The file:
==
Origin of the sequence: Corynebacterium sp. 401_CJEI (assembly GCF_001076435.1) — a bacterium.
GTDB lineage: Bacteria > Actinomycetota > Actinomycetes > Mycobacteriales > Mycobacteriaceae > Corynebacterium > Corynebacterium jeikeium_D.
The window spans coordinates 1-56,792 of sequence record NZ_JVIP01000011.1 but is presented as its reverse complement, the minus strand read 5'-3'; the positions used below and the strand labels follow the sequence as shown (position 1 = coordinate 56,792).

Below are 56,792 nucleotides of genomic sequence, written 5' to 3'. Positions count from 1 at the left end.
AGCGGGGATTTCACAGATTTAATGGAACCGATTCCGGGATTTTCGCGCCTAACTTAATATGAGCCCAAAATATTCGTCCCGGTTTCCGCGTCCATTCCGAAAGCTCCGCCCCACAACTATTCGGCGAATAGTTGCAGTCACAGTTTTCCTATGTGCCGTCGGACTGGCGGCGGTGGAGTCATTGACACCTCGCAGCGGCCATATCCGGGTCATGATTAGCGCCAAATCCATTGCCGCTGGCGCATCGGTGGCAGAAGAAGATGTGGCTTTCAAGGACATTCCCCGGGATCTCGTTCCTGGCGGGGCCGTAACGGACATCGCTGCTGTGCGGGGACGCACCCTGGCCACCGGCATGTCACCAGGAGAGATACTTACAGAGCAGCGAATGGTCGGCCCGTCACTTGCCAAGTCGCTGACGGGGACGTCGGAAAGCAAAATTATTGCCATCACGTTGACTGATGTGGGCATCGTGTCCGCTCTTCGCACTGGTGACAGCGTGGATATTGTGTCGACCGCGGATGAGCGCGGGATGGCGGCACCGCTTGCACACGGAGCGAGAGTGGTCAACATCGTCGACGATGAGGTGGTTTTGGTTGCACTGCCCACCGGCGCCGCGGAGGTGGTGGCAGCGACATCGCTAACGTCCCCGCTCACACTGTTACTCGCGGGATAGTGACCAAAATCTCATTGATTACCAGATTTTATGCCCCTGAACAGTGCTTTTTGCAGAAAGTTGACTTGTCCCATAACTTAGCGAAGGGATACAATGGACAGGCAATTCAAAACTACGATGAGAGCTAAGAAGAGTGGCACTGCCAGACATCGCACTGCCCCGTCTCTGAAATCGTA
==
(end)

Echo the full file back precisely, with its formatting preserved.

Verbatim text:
Origin of the sequence: Corynebacterium sp. 401_CJEI (assembly GCF_001076435.1) — a bacterium.
GTDB lineage: Bacteria > Actinomycetota > Actinomycetes > Mycobacteriales > Mycobacteriaceae > Corynebacterium > Corynebacterium jeikeium_D.
The window spans coordinates 1-56,792 of sequence record NZ_JVIP01000011.1 but is presented as its reverse complement, the minus strand read 5'-3'; the positions used below and the strand labels follow the sequence as shown (position 1 = coordinate 56,792).

Below are 56,792 nucleotides of genomic sequence, written 5' to 3'. Positions count from 1 at the left end.
AGCGGGGATTTCACAGATTTAATGGAACCGATTCCGGGATTTTCGCGCCTAACTTAATATGAGCCCAAAATATTCGTCCCGGTTTCCGCGTCCATTCCGAAAGCTCCGCCCCACAACTATTCGGCGAATAGTTGCAGTCACAGTTTTCCTATGTGCCGTCGGACTGGCGGCGGTGGAGTCATTGACACCTCGCAGCGGCCATATCCGGGTCATGATTAGCGCCAAATCCATTGCCGCTGGCGCATCGGTGGCAGAAGAAGATGTGGCTTTCAAGGACATTCCCCGGGATCTCGTTCCTGGCGGGGCCGTAACGGACATCGCTGCTGTGCGGGGACGCACCCTGGCCACCGGCATGTCACCAGGAGAGATACTTACAGAGCAGCGAATGGTCGGCCCGTCACTTGCCAAGTCGCTGACGGGGACGTCGGAAAGCAAAATTATTGCCATCACGTTGACTGATGTGGGCATCGTGTCCGCTCTTCGCACTGGTGACAGCGTGGATATTGTGTCGACCGCGGATGAGCGCGGGATGGCGGCACCGCTTGCACACGGAGCGAGAGTGGTCAACATCGTCGACGATGAGGTGGTTTTGGTTGCACTGCCCACCGGCGCCGCGGAGGTGGTGGCAGCGACATCGCTAACGTCCCCGCTCACACTGTTACTCGCGGGATAGTGACCAAAATCTCATTGATTACCAGATTTTATGCCCCTGAACAGTGCTTTTTGCAGAAAGTTGACTTGTCCCATAACTTAGCGAAGGGATACAATGGACAGGCAATTCAAAACTACGATGAGAGCTAAGAAGAGTGGCACTGCCAGACATCGCACTGCCCCGTCTCTGAAATCGTA